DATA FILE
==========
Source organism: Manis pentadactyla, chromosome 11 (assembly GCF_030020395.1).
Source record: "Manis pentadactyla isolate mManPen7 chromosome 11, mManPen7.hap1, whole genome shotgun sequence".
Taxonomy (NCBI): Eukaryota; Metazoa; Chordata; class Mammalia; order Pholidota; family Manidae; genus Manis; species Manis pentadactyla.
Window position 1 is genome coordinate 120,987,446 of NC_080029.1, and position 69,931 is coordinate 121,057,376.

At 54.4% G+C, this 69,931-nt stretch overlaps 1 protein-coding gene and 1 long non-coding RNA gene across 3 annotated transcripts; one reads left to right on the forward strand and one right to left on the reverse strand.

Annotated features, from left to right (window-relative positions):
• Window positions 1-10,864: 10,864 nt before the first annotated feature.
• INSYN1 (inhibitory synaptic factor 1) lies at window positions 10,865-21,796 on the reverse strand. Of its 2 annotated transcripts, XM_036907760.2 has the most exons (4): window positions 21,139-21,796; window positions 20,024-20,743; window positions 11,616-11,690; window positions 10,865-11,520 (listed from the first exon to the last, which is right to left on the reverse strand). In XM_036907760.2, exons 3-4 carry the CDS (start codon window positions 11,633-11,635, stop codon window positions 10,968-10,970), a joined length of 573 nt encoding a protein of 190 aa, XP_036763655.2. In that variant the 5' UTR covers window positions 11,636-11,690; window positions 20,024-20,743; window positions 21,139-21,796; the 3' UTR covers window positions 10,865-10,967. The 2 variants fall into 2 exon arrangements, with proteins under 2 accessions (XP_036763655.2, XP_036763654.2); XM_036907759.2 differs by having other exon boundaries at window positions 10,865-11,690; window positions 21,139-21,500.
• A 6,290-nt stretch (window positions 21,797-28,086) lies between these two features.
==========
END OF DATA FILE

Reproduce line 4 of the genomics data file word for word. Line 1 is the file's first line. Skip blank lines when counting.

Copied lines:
Window position 1 is genome coordinate 120,987,446 of NC_080029.1, and position 69,931 is coordinate 121,057,376.